I found my copy of The Sandman: Endless Nights yesterday, which will apparently be ten years old next year. I remember having pre-ordered it several months in advance. After a wait that seemed unendurable, I finally picked it up, opened it with no lack of ritual, read it once and then again and again. I kept buying comics after that, but it was the beginning of the end of a serious comic-buying habit that began around 1990.
As much as I enjoyed reading Neil Gaiman, however, it was really Grant Morrison who was my favorite back then. His run on Doom Patrol was my introduction to (the Brotherhood of) Dada and pretty much soured me on most superhero comics that were, well, normal. Later, when Flex Mentallo: Man Of Muscle Mystery came out, I bought that and felt it was an even better way of introducing people to Morrison’s work.
Now comes news of a Deluxe Edition of Flex Mentallo, of which Morrison himself says, “I was really happy to see it. And Pete Doherty has done such a great job on the new coloring. It’s like a whole new book.” I’m certainly going to buy it, but I don’t think I’ll forget about my single-issue copies. The new coloring isn’t without controversy, as can be seen here and here. Still, it’s Flex Mentallo, and it would be nice to revisit it with a little more serious analysis than I’ve given it myself so far. I’m hoping it’ll be cheaper than the 1500-page The Invisibles Omnibus, which I also want unfortunately.
Here’s what I don’t want though: Archie Meets KISS (preview here). If I want an outrageous pairing of Archie and something else, it would have to be the now-iconic Archie Meets The Punisher. That was hilarious.
That’s the Wordle that was derived from a “poem” I inputted in the site. The poem itself was derived from three different sources, the result of an assignment to do a cut-and-paste poem. The title of “my” piece–“Guilt Like Concrete”–was derived, in turn, from the three most prominent words in the Wordle, although one may also say that those three words only loom large because of my poem, which was derived from pre-written texts from books I own, selections which I’ve chosen and which may be said to derive from my own reading interests…
…and so all these derivations within (alongside, over, under, within, etc.) derivations are perhaps best left entangled, even while it’s possible to at least cite the three pieces of text from which I derived “Guilt Like Concrete”:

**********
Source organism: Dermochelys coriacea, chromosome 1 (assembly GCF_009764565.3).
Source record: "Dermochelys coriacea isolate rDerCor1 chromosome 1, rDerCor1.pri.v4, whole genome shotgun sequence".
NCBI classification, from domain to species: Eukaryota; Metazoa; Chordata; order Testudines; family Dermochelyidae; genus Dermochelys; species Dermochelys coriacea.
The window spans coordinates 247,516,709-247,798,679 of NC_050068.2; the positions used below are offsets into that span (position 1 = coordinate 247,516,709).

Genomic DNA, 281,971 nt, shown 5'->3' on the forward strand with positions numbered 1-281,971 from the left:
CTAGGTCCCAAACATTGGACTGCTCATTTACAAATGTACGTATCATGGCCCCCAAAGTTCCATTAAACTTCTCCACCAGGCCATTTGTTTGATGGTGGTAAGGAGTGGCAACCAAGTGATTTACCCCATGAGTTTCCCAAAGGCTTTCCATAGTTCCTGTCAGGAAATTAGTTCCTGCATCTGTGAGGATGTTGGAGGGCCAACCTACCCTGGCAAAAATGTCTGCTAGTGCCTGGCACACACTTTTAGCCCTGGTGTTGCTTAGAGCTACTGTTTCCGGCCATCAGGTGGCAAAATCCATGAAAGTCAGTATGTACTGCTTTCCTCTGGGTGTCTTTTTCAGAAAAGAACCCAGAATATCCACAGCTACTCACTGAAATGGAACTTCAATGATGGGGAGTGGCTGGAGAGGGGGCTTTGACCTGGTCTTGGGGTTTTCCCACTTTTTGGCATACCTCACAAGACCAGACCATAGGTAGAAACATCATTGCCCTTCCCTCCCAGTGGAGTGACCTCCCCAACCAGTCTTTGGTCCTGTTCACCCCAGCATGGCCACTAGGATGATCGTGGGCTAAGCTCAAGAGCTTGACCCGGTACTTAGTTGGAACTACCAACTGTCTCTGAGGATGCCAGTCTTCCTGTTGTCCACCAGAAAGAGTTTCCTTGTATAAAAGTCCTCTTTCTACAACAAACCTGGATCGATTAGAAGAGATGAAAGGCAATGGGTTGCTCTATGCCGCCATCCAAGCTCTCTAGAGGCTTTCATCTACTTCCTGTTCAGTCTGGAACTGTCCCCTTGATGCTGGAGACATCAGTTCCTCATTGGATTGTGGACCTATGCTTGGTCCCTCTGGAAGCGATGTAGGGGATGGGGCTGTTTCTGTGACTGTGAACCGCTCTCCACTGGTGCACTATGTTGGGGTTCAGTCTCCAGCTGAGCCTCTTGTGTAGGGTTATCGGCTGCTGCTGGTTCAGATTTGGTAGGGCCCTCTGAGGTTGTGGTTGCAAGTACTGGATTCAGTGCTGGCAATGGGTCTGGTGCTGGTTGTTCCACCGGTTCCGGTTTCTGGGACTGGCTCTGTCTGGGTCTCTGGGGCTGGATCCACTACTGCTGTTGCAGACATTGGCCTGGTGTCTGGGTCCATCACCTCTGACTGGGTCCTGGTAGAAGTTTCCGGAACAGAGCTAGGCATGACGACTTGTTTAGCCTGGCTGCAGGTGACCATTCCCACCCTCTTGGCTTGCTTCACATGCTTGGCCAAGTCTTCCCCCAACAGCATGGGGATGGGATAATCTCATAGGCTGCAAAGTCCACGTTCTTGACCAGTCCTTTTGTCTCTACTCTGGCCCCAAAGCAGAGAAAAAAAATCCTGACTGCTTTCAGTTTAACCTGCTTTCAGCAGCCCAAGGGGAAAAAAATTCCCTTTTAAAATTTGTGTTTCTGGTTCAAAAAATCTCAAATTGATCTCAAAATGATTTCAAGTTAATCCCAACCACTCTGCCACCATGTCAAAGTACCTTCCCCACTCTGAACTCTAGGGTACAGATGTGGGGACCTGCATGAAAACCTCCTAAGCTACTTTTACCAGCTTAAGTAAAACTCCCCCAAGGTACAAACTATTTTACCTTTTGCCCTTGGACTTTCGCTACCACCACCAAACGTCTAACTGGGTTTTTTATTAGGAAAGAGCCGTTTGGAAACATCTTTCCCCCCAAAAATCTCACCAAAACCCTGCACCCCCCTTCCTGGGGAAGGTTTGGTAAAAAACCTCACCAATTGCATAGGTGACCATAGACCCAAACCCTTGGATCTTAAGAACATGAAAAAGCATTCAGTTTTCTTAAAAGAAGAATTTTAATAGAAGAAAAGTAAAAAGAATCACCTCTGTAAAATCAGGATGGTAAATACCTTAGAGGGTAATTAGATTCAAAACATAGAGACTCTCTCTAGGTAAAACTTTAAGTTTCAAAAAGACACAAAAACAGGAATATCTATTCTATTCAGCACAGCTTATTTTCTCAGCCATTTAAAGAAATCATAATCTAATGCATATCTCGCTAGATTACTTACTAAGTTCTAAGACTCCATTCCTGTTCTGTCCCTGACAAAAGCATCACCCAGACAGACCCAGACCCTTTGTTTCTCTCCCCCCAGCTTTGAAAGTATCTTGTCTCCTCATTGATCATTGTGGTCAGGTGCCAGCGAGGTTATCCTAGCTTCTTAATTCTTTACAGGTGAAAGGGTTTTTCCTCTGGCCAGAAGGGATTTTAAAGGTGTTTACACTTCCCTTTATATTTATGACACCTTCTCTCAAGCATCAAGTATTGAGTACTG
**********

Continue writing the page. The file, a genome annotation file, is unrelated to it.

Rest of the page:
- the first two paragraphs of Walter Benjamin’s 1921 fragment “Capitalism as Religion”
- the entire section entitled “The Catechism of Goodbye” from the J. G. Ballard short story “The Terminal Beach”
- three consecutive paragraphs from “The Last Sex Pistols Concert” by Greil Marcus, a section of Lipstick Traces: A Secret History of the Twentieth Century
(I started with the paragraph that begins, “Probably no definition of punk can be stretched far enough to enclose Theodor Adorno,” but the first line of “Guilt Like Concrete” is actually taken from the last three words of my selection: “aggression, domination, malignancy.”)
I could have sworn I started this blog by discussing my strange fascination for manifestos and other such statements of (artistic/cultural) intent. The word itself only appears once, in passing and used very loosely, here. The likeliest explanation for my confusion would be Roxy Music, given my first entry and this (hey, it’s a Greil Marcus review!).
In any case, I’ve got one eye on the now decade-old anthology edited by Mary Ann Caws called Manifesto: A Century of Isms and the other on a newer volume, edited by Rupert Loydell and delightfully entitled Troubles Swapped for Something Fresh: Manifestos and Unmanifestos.
Thankfully, I’ve got more than a pair of metaphorical peepers, enough to enjoy Caws’s participation in last year’s MOMA celebration of the centennial of the Futurist Manifesto. She provides an introduction in “Poetry Can Be Any Damn Thing It Wants” to EIGHT “new manifestos,” all of which are available online:
- “The Final Manifesto” by Joshua Mehigan
- “Manifesto of the Flying Mallet” by Michael Hoffman
- “Manifest Aversions, Conceptual Conundrums & Implausibly Deniable Links” by Charles Bernstein
- “The Eighties, Glory of” by Ange Mlinko
- “Annie Get Your Gun” by D. A. Powell
- “The New Perform-A-Form: A Page vs. Stage Alliance” by Thomas Sayers Ellis
- “Presto Manifesto” by A. E. Stallings
- “Leave the Manifesto Alone: A Manifesto” by Joshua Clover and Juliana Spahr as the Hate Socialist Collective
I suspect that what I like best about manifestos is made explicit by those selections: the way they can be (and usually are) so utterly ridiculous, possessing an absurdity second only to those people who strenuously object to them.
I think many of the best aesthetic manifestos are (“must be,” to speak with the forceful imperative traditionally characteristic of the manifesto) indistinguishable from “hoaxes” like the Spectric School or, more recently, the International Necronautical Society, which I would join if I could.
But then again, all this might only be lessons I’ve learned from my Dada, much like those learned by Ian McMillan and Andrei Codrescu.
I love (to) Fuck Theory, in terms of both its content and form. A recent post has led me to start wondering whether my fascination for both the manifesto and the aphorism (or the fragment) can be reconciled.